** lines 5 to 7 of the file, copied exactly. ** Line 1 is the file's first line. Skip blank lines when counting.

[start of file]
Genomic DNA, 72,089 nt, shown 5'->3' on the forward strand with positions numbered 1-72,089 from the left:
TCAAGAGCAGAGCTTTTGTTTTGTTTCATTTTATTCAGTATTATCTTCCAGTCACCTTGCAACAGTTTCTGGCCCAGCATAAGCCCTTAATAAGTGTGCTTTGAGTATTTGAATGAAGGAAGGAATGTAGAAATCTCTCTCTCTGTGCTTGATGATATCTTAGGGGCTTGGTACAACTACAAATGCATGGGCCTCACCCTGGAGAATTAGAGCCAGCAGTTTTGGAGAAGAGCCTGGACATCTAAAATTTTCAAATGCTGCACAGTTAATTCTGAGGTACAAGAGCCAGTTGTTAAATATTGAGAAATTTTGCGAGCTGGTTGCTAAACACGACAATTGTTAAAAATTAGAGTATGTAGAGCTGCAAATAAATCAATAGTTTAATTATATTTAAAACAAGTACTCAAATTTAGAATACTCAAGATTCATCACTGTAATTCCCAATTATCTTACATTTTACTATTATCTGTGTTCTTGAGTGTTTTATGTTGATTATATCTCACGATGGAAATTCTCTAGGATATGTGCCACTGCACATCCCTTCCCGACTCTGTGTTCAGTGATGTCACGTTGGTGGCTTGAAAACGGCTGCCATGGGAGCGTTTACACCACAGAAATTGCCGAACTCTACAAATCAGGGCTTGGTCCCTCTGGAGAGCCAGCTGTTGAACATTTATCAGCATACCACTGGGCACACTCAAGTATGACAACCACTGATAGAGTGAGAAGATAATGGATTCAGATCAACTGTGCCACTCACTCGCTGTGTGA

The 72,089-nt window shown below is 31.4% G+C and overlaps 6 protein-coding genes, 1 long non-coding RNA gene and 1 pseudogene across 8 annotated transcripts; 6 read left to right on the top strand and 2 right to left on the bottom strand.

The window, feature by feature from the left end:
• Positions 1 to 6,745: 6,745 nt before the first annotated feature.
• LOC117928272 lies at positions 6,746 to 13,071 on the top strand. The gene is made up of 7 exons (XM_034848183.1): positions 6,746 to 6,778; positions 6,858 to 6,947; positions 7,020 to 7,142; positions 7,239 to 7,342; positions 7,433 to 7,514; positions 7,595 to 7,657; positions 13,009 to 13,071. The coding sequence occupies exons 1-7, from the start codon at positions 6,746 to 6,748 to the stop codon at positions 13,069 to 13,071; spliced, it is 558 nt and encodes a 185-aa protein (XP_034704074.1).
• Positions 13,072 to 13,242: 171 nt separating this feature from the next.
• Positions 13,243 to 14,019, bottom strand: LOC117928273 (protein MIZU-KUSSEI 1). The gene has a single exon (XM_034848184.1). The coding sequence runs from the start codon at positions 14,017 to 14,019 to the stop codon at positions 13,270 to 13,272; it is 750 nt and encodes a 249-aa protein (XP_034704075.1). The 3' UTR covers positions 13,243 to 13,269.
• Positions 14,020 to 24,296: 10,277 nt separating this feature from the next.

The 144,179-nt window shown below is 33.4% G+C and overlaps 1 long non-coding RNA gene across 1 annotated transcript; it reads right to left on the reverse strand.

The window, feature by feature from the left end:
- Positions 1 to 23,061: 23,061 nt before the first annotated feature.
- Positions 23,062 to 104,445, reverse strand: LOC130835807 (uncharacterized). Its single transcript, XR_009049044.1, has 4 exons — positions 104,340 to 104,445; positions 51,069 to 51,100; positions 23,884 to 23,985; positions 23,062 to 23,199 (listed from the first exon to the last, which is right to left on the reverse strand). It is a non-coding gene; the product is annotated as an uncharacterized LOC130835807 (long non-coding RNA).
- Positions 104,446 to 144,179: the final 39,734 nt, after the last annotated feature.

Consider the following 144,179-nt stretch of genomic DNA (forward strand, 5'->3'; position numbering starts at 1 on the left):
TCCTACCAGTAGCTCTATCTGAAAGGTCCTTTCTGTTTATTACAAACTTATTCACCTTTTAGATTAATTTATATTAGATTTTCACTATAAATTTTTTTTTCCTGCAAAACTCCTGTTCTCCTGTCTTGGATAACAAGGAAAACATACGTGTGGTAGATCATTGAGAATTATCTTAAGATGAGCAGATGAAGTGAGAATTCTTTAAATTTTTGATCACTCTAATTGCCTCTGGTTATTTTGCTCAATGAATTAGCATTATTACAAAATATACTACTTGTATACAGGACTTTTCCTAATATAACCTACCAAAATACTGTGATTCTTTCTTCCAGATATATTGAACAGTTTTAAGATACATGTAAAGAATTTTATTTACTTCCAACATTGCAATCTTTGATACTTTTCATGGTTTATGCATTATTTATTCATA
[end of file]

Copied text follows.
• Positions 1 to 6,745: 6,745 nt before the first annotated feature.
• LOC117928272 lies at positions 6,746 to 13,071 on the top strand. The gene is made up of 7 exons (XM_034848183.1): positions 6,746 to 6,778; positions 6,858 to 6,947; positions 7,020 to 7,142; positions 7,239 to 7,342; positions 7,433 to 7,514; positions 7,595 to 7,657; positions 13,009 to 13,071. The coding sequence occupies exons 1-7, from the start codon at positions 6,746 to 6,748 to the stop codon at positions 13,069 to 13,071; spliced, it is 558 nt and encodes a 185-aa protein (XP_034704074.1).
• Positions 13,072 to 13,242: 171 nt separating this feature from the next.